A crime is committed when another individual breaks the law. Some crimes can involve property, and some crimes can involve people directly. Regardless of the who's the what's the when' and the where's there is usually a victim of that crime. In the instance where a crime is committed against property, the victim would be the property owner, in crimes that are committed against a person the victim is the individual it was committed against. The victim in both situations is the individual who is directly affected by the crime weather it be their property that was damaged or their body that was hurt, they are in essence the victim.
There are several different definition for the word “victim”, according to the 1994 Violent Crime Control and Law Enforcement Act a victim would be someone against whom an offense was committed. However the Federal Bureau of Prisons states that a victim is any individual who suffered or was threatened with physical, emotional, or financial harm as a result of another crime.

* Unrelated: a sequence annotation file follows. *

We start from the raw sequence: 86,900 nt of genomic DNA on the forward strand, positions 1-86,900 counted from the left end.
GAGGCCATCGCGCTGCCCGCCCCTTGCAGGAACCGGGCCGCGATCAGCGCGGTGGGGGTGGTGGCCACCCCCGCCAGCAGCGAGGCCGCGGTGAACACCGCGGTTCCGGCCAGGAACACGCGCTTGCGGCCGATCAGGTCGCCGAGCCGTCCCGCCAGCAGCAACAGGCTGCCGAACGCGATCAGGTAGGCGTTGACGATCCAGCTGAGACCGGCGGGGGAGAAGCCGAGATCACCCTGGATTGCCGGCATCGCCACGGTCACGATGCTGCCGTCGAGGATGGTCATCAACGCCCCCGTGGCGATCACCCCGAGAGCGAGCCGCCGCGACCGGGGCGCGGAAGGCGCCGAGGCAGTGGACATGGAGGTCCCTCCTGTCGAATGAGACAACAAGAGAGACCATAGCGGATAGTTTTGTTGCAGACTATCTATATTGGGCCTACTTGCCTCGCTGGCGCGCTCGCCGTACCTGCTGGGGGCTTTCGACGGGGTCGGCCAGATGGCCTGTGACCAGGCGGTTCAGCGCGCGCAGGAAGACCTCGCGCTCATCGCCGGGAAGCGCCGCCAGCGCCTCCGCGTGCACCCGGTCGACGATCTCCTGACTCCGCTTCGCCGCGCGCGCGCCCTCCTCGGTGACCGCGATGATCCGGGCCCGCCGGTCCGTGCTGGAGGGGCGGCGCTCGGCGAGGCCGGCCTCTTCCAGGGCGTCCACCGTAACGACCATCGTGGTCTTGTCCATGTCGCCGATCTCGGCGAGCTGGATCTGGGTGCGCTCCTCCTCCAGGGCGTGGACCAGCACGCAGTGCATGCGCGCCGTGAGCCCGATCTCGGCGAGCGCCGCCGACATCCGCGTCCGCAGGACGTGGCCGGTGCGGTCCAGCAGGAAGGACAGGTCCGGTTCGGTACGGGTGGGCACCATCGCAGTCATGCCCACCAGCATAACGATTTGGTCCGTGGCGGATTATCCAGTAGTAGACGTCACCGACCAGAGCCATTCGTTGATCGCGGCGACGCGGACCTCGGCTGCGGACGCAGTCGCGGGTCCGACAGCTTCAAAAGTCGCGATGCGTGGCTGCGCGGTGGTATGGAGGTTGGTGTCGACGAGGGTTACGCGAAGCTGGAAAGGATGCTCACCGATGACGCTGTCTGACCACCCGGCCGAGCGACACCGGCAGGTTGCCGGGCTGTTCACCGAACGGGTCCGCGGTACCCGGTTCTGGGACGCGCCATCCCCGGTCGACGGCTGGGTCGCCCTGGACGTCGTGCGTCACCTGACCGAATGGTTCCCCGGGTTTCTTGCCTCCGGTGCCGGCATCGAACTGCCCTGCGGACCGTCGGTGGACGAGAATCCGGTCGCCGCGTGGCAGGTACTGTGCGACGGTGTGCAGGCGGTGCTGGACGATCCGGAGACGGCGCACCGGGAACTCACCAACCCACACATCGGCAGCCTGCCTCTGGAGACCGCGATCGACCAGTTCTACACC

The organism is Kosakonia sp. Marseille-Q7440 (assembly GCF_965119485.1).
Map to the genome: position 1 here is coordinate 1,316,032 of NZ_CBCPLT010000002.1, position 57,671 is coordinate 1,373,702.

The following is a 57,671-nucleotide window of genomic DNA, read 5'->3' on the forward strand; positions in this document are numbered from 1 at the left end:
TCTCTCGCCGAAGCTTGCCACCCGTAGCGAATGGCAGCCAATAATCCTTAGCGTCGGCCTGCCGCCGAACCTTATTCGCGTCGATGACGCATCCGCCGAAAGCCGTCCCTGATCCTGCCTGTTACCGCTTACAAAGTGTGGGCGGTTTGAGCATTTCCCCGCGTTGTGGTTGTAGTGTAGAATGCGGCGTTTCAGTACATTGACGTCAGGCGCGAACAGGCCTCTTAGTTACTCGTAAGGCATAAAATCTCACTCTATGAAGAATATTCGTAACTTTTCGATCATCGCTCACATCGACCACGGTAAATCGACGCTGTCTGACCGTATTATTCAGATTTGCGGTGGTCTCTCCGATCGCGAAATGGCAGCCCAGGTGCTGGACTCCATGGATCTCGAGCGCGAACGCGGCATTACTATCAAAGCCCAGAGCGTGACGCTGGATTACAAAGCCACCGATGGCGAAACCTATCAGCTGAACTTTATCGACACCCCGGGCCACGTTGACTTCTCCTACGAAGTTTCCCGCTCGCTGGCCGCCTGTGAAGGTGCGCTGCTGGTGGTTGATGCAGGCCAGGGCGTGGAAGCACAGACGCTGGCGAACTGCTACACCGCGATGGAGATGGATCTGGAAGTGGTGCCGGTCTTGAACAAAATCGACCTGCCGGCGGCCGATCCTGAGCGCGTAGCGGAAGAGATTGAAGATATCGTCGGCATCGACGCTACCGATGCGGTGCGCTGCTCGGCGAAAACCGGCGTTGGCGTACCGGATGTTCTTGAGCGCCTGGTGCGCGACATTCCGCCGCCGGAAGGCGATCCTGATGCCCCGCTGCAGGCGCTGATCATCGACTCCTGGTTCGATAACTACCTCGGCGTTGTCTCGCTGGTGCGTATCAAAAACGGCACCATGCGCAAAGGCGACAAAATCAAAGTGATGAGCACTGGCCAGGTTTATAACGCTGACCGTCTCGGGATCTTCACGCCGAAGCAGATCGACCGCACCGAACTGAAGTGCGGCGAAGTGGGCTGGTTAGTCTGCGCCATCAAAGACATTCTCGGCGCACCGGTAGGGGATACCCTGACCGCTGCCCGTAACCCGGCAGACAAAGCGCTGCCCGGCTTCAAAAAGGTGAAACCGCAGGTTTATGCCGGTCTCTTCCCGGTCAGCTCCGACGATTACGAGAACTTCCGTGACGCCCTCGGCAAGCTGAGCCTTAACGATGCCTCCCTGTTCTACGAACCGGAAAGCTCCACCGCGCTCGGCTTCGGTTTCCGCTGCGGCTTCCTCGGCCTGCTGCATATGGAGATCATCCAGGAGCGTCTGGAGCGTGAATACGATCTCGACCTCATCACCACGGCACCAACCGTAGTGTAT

The term victim is essential to criminal justice because without a victim we don’t have a crime. Victims go way back in history to even before AD 400 in ancient times and was then referred to as the Golden Age of the Victim. This era is when victims took on a very active role in determining the fate of their offender. This allowed them to get revenge and feel justified for the acts committed against them.
Later on in history however crimes were not viewed as an offense against a person directly, they were seen as a crime against society. This too place for a long time from 400 AD all the way through the 1960's. In this view point called the Kings Peace the victim was less involved and the focus was more so upon state centered justice. Now we are in more modern times and have been so since the 1960's when victims again have a voice. Victims now have multiple rights and receive compensation for the crimes committed... [continues]
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